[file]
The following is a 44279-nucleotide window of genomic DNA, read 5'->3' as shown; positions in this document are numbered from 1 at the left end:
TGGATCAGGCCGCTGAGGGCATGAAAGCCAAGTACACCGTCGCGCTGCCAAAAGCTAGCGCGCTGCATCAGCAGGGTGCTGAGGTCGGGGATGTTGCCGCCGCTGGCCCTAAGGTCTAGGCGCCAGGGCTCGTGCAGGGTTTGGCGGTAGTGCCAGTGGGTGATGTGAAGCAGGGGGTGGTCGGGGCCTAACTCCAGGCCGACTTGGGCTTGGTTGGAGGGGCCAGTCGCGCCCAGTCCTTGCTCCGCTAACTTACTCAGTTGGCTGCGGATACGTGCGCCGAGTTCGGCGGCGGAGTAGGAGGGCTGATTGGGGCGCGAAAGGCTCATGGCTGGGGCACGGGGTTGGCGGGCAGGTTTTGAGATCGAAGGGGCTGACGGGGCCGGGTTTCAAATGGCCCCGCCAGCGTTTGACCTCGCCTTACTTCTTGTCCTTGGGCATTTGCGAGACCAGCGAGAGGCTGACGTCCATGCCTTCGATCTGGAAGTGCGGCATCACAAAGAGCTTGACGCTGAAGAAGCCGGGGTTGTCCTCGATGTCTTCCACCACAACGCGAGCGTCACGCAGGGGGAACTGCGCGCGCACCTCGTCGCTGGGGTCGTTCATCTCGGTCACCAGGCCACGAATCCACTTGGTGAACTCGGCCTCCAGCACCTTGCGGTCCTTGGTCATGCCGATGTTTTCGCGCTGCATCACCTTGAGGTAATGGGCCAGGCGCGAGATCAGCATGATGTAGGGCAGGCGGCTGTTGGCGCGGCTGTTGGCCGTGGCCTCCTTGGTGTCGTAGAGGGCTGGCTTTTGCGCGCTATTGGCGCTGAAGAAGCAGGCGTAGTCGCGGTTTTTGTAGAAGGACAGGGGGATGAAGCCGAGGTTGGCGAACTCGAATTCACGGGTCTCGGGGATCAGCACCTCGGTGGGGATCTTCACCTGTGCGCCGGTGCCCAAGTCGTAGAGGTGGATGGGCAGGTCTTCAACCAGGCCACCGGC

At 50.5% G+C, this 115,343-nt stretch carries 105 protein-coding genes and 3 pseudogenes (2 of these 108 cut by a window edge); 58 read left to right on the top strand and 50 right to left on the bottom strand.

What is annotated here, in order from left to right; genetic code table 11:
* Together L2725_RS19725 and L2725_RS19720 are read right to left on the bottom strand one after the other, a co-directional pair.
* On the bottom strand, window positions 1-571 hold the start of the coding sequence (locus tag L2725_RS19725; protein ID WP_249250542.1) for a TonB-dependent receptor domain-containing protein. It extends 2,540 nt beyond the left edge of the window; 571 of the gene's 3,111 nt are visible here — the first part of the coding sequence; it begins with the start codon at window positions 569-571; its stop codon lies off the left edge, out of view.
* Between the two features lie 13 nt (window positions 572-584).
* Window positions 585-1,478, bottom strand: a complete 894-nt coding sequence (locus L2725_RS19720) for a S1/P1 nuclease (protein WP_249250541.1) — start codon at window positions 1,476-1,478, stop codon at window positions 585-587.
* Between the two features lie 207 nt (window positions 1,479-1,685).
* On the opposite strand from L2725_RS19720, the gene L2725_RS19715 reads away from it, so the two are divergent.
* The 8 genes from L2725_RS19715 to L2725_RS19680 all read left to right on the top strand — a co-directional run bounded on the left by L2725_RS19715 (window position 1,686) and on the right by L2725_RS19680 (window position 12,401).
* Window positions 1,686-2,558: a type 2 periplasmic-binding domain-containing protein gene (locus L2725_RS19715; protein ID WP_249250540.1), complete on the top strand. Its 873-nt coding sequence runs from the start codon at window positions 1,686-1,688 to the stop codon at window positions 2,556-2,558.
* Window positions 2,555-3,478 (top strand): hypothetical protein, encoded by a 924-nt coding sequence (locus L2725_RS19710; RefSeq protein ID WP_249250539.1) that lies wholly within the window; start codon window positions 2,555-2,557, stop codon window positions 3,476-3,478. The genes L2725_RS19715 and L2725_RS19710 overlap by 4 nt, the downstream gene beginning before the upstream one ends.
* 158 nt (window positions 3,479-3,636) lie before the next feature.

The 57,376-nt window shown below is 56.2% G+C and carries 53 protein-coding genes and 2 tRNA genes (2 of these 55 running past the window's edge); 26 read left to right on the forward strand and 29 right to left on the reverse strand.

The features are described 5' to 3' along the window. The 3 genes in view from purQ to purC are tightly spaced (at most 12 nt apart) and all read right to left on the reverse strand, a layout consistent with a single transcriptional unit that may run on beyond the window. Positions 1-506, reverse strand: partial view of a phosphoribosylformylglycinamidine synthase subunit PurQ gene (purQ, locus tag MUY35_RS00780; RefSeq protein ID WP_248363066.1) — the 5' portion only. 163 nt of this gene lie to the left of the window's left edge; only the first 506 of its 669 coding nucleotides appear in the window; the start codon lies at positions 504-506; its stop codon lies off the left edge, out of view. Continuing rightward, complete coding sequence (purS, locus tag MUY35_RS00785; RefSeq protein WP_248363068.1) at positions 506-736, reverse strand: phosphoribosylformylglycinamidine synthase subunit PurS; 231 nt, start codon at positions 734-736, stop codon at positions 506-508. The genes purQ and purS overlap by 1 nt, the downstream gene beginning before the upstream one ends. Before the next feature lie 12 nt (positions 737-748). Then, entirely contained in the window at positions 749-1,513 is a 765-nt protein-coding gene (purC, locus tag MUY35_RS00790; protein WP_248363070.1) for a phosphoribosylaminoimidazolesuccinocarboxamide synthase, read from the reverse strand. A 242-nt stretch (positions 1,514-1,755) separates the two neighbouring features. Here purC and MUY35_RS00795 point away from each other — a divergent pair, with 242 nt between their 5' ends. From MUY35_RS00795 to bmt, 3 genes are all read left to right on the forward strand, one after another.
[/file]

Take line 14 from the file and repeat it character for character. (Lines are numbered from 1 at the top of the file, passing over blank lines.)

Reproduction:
* 158 nt (window positions 3,479-3,636) lie before the next feature.